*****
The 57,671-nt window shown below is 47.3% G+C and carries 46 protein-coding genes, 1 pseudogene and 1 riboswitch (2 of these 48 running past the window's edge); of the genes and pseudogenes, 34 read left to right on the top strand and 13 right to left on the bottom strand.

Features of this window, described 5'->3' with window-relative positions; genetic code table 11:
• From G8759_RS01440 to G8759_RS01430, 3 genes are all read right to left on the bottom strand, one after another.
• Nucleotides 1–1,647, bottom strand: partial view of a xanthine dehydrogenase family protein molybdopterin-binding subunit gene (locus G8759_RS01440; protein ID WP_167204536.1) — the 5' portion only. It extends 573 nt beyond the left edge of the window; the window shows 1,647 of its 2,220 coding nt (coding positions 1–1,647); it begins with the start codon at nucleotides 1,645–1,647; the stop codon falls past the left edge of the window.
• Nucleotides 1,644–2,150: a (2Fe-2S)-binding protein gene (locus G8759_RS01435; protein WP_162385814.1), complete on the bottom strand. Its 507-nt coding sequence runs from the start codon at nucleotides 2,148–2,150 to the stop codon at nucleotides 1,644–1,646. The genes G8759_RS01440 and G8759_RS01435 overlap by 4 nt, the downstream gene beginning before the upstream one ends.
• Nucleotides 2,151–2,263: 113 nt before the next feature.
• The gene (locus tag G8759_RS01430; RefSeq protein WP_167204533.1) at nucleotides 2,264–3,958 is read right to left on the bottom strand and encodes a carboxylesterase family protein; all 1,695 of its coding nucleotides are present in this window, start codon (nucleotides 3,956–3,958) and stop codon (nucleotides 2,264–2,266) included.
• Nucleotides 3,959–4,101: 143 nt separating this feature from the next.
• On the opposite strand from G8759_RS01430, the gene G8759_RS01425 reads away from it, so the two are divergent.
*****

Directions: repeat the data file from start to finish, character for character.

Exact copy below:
The 57,671-nt window shown below is 47.3% G+C and carries 46 protein-coding genes, 1 pseudogene and 1 riboswitch (2 of these 48 running past the window's edge); of the genes and pseudogenes, 34 read left to right on the top strand and 13 right to left on the bottom strand.

Features of this window, described 5'->3' with window-relative positions; genetic code table 11:
• From G8759_RS01440 to G8759_RS01430, 3 genes are all read right to left on the bottom strand, one after another.
• Nucleotides 1–1,647, bottom strand: partial view of a xanthine dehydrogenase family protein molybdopterin-binding subunit gene (locus G8759_RS01440; protein ID WP_167204536.1) — the 5' portion only. It extends 573 nt beyond the left edge of the window; the window shows 1,647 of its 2,220 coding nt (coding positions 1–1,647); it begins with the start codon at nucleotides 1,645–1,647; the stop codon falls past the left edge of the window.
• Nucleotides 1,644–2,150: a (2Fe-2S)-binding protein gene (locus G8759_RS01435; protein WP_162385814.1), complete on the bottom strand. Its 507-nt coding sequence runs from the start codon at nucleotides 2,148–2,150 to the stop codon at nucleotides 1,644–1,646. The genes G8759_RS01440 and G8759_RS01435 overlap by 4 nt, the downstream gene beginning before the upstream one ends.
• Nucleotides 2,151–2,263: 113 nt before the next feature.
• The gene (locus tag G8759_RS01430; RefSeq protein WP_167204533.1) at nucleotides 2,264–3,958 is read right to left on the bottom strand and encodes a carboxylesterase family protein; all 1,695 of its coding nucleotides are present in this window, start codon (nucleotides 3,956–3,958) and stop codon (nucleotides 2,264–2,266) included.
• Nucleotides 3,959–4,101: 143 nt separating this feature from the next.
• On the opposite strand from G8759_RS01430, the gene G8759_RS01425 reads away from it, so the two are divergent.